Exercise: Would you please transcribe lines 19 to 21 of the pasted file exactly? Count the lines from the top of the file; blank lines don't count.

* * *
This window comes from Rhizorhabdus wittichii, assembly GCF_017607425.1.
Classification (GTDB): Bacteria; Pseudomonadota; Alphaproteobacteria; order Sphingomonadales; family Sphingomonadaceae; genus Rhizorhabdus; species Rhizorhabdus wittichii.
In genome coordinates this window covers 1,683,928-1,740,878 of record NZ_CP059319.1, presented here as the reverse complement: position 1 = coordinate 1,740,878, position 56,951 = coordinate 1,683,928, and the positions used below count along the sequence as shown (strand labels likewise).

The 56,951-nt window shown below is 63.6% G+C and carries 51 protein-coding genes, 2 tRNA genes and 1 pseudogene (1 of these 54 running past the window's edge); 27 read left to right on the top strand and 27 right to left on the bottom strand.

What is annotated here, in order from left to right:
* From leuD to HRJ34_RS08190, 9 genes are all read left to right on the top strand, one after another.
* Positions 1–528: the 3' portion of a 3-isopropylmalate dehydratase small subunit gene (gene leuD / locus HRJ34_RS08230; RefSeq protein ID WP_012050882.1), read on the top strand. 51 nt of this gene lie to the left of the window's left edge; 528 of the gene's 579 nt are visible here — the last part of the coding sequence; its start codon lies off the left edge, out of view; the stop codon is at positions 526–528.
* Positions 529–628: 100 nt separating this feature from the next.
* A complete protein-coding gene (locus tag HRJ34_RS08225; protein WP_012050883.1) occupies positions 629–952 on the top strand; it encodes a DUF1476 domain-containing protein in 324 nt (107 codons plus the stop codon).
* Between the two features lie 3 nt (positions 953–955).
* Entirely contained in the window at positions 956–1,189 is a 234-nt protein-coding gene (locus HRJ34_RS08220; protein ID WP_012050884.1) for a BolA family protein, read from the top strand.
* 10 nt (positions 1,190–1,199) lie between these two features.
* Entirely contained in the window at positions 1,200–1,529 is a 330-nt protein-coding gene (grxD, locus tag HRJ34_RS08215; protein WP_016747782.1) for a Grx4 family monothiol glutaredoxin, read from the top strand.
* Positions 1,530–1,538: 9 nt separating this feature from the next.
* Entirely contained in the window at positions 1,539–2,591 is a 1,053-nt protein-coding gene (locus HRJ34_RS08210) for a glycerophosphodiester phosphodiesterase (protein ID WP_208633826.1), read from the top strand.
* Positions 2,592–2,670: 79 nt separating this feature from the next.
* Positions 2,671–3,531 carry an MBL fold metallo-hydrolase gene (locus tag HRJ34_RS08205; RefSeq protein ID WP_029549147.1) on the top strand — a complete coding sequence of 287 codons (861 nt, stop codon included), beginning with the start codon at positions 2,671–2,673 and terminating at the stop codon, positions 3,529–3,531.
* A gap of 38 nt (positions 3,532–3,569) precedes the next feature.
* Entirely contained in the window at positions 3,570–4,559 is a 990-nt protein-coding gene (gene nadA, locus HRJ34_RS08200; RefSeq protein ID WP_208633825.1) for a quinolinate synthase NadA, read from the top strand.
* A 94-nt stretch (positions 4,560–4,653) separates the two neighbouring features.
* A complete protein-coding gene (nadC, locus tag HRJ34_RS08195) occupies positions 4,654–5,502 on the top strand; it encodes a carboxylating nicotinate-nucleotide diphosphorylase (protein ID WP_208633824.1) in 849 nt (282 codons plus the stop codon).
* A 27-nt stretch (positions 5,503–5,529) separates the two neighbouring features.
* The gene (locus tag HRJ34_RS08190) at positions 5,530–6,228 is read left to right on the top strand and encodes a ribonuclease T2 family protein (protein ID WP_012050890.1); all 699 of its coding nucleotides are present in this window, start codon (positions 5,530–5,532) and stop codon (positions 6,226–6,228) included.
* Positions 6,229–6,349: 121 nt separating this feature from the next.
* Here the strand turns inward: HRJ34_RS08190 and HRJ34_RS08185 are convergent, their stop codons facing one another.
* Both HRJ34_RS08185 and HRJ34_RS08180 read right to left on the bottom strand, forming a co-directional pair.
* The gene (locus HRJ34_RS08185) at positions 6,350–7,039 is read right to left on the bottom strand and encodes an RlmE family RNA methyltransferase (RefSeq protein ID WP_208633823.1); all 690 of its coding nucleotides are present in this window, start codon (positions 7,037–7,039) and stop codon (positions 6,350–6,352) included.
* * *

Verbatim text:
* Entirely contained in the window at positions 3,570–4,559 is a 990-nt protein-coding gene (gene nadA, locus HRJ34_RS08200; RefSeq protein ID WP_208633825.1) for a quinolinate synthase NadA, read from the top strand.
* A 94-nt stretch (positions 4,560–4,653) separates the two neighbouring features.
* A complete protein-coding gene (nadC, locus tag HRJ34_RS08195) occupies positions 4,654–5,502 on the top strand; it encodes a carboxylating nicotinate-nucleotide diphosphorylase (protein ID WP_208633824.1) in 849 nt (282 codons plus the stop codon).